Almost one year after the devastating Nepal earthquakes, which killed over 9,000 people and destroyed a million homes, Ecuador and Japan were shaken and earlier in the year, Taiwan.  The Ecuadorian quakes this month provided the all too familiar stories of heartbreak, survival, a rising death toll and the desperate struggle for food, water and shelter.

Though as we know, the world quickly moves on.  The Queen celebrates her 90th birthday, an Australian television crew are arrested in Lebanon and Prince is dead.  Tales of heartache from a small South American country are difficult to relate to, hard to imagine and soon dissipate.  The spotlight, which was so intense, swings to the next human catastrophe and the survivors are left to do just that.

However, what the Ecuadorian disaster also presented us with was a timely reminder, of the ongoing struggle of the Nepalese.

One year after the Nepal earthquakes, the recovery for those most affected has been painfully slow.  Only because of the magnitude and destruction of the quake, coupled with the enormous death toll, is Nepal receiving any significant international attention 12 months later.  The sensational footage of the quakes, from Kathmandu and Everest Base Camp tell only a fraction of the story, with most destruction taking place in far away and hard to reach mountainous villages.

A ruined house in Kavre district
A lone, ruined house in Kavre district

In the immediate aftermath of the Nepal earthquakes the emotion and enthusiasm was high, donations flooded for a country many had travelled to, trekked in and whose people were universally loved.  As is the norm though, the world’s attention turned, when another royal baby was born, UK elections were held, marriage equality was introduced in Ireland and Johnny Depp’s dogs illegally entered Australia.  Once again, the stories of survivors in a far away country, though heartbreaking, dwindled from global attention and the plight of the Nepalese people moved from headline news to footnotes.

For the survivors of the earthquakes, Mother Nature, coupled with human folly exacerbated the recovery.  Soon after the quakes, monsoon season moved in, hampering initial relief efforts to already hard to reach rural villages.  In September protests against a hastily introduced constitution saw the beginning of a 135 day blockade, supported by India and resulting in fuel shortages across the country.  As the blockade ended winter set in and many rural populations, living in ruined houses, had only sheet of tins or tarpaulins to protect them from the freezing conditions.  The culmination of these events and the all too familiar mismanagement of donor funds by government and district bureaucracy resulted in Nepal’s recovery moving at a glacial pace.

Protests in Kathmandu, November 2015
Protests in Kathmandu, November 2015

One year on, around three million people are still living in temporary accommodation, either tarpaulin shelters or bit-part remains of their home, with sheet of tin acting as makeshift walls or roofs.  In some areas of the country reconstruction work is only just beginning.  As a strict patriarchal society, Nepalese women are most vulnerable and their voices often go unheard.  According to CARE International, ‘Landless women and girls… unmarried, widowed and divorced women have only had limited access to relief measures,’ while the UN has reported an increase in domestic violence against women since the earthquakes.  Elsewhere, school reconstruction is progressing, however many children have been learning in tarpaulin classrooms, far from ideal in a country which was considered one of the world’s poorest and underdeveloped even before the earthquakes.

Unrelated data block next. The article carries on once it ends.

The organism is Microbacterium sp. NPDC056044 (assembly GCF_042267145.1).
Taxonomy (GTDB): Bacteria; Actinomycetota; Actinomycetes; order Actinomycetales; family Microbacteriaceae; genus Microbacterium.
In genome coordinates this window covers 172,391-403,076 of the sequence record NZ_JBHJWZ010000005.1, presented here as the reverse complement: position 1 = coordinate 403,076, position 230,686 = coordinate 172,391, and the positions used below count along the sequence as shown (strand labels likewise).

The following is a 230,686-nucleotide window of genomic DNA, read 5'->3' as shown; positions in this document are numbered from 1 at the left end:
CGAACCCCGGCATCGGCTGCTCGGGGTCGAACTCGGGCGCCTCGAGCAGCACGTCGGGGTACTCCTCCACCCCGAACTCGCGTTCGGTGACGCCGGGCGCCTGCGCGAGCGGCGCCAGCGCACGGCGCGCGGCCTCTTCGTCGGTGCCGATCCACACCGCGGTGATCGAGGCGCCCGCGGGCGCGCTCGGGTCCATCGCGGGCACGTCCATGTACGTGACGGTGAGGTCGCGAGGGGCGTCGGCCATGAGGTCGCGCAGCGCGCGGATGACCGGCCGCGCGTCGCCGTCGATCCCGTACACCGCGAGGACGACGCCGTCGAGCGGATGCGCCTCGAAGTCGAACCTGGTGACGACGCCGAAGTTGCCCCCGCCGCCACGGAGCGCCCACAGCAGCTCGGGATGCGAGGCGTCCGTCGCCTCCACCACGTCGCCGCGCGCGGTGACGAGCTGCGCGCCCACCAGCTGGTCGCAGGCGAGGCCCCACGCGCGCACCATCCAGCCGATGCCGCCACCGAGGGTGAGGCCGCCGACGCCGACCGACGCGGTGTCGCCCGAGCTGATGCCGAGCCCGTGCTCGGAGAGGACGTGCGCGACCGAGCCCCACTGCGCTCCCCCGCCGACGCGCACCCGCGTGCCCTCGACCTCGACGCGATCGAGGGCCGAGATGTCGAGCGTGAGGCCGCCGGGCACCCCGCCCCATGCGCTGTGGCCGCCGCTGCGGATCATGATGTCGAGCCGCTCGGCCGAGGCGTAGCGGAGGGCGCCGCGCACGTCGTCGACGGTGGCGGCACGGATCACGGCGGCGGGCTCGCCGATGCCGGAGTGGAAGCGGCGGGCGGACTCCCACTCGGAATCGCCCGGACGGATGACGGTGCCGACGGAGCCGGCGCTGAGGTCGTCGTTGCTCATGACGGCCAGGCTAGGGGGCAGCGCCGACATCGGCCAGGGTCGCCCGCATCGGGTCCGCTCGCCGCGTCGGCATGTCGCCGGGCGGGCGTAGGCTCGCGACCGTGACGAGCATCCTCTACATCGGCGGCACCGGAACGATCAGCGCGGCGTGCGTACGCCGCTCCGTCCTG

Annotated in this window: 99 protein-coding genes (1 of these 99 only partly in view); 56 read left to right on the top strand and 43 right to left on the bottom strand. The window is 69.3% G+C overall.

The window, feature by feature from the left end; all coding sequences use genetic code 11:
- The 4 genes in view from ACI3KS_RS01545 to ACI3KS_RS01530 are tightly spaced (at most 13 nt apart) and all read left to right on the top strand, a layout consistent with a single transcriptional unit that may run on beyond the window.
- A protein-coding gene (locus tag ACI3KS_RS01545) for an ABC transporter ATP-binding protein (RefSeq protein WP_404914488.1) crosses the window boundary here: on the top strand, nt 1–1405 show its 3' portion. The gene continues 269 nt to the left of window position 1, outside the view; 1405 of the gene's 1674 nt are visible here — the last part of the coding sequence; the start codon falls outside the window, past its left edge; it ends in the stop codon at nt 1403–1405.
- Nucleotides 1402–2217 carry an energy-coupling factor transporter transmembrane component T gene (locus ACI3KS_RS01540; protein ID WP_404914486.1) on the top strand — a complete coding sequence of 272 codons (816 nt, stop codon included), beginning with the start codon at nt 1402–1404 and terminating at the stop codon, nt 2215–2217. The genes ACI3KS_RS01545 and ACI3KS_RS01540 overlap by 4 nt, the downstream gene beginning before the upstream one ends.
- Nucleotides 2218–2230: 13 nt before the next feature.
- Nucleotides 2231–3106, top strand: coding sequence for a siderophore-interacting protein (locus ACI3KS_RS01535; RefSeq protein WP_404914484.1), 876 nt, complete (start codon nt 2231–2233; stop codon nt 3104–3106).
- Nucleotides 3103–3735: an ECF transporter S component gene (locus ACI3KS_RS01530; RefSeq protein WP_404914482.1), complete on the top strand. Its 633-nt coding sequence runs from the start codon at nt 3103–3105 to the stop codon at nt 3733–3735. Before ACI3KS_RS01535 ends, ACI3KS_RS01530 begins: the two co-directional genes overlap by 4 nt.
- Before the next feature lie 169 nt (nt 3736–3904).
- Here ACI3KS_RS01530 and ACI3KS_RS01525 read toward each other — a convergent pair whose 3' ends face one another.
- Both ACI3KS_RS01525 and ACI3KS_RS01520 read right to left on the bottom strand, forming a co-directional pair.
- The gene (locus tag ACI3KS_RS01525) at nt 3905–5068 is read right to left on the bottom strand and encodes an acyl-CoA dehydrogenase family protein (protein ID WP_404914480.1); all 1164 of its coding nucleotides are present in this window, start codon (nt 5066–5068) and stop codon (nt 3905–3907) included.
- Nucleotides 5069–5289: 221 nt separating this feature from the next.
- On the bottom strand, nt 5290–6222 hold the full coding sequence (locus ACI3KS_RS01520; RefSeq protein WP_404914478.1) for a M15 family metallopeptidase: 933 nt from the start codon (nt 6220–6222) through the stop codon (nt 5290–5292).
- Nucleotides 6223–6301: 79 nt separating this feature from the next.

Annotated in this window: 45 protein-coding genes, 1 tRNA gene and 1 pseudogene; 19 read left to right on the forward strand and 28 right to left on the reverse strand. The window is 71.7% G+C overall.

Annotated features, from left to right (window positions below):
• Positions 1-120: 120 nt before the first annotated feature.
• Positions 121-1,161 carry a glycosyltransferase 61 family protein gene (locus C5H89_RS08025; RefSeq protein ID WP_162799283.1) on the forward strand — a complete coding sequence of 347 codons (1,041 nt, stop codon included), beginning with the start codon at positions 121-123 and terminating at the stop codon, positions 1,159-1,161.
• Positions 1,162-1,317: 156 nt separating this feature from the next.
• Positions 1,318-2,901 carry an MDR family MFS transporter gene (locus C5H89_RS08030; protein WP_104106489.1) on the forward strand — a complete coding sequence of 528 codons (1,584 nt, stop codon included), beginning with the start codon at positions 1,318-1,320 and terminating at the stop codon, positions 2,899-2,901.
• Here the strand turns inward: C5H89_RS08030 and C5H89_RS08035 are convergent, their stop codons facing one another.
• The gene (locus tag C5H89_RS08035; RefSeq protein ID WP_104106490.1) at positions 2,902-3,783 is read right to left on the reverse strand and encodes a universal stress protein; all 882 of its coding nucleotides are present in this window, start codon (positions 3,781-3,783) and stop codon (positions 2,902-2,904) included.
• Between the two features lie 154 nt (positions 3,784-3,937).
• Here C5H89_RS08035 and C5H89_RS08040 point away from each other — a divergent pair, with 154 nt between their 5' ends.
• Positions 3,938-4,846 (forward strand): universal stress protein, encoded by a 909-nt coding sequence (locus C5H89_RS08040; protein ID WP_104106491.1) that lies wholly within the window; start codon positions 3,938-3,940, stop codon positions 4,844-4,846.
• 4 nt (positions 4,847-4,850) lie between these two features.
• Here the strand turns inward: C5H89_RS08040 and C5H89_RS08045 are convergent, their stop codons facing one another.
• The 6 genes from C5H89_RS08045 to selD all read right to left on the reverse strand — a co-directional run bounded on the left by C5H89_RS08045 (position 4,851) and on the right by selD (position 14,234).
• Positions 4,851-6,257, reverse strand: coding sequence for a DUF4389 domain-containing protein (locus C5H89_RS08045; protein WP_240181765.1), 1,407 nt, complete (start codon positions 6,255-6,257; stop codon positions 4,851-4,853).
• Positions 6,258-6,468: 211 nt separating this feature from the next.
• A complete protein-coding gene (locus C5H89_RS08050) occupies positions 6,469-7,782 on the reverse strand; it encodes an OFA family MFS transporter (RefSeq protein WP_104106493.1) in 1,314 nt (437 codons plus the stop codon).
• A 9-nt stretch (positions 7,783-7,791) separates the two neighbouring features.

The village of Mahji Gaon in Kavre district was almost entirely wiped out
The village of Mahji Gaon in Kavre district was almost entirely wiped out

In Kathmandu the one year anniversary is being solemnly marked, with ceremonies and events to remember the more than 9,000 men, women and children who perished.  Yet the sadness is mixed with frustration.  More than $4 billion has been pledged by the international community, yet most if sits idle, because of internal political squabbling.  Aid groups have voiced their concerns about the ongoing health risks to survivors, who have already spent a year without adequate housing and on the eve of the anniversary, around 100 protestors marched on the Prime Minister’s office demanding the release of donor funds.

It is critical that the recovery of Nepal is not forgotten.  Estimates of the physical reconstruction are currently measured in years, perhaps even decades, while the mental and psychological recovery could take much longer.  Nepal’s tourism sector, which makes up close to 10% of the economy is unsurprisingly down since the quakes.  In 2015 nobody reached the summit of Everest, the first time since 1974.  A standard ‘Everest season’ earns about US$11 million for the Nepalese economy, while the trekking industry is worth around US$120 million.  More than ever Nepal needs people to visit.

Your writer spent two months in Nepal last year, assisting with reconstruction in Kavre district.  When it came time to leave, community members urged not to be forgotten.  Impossible, they were assured.  And while those who have been post-quake will always remember their experiences it is essential to maintain the conversation.  Nepal has not recovered, has not rebuilt and the need for support is as great as it was this time one year ago.

Nepal will welcome you!
On 25 April light a candle for Nepal, do not forget them

10 organisations to donate to:

  • World Youth International
  • Asia Pacific Alliance
  • Global Action Nepal
  • Action Aid Nepal
  • Save the Children
  • ACTED
  • Red Cross
  • Plan International
  • CARE International
  • MSF Nepal
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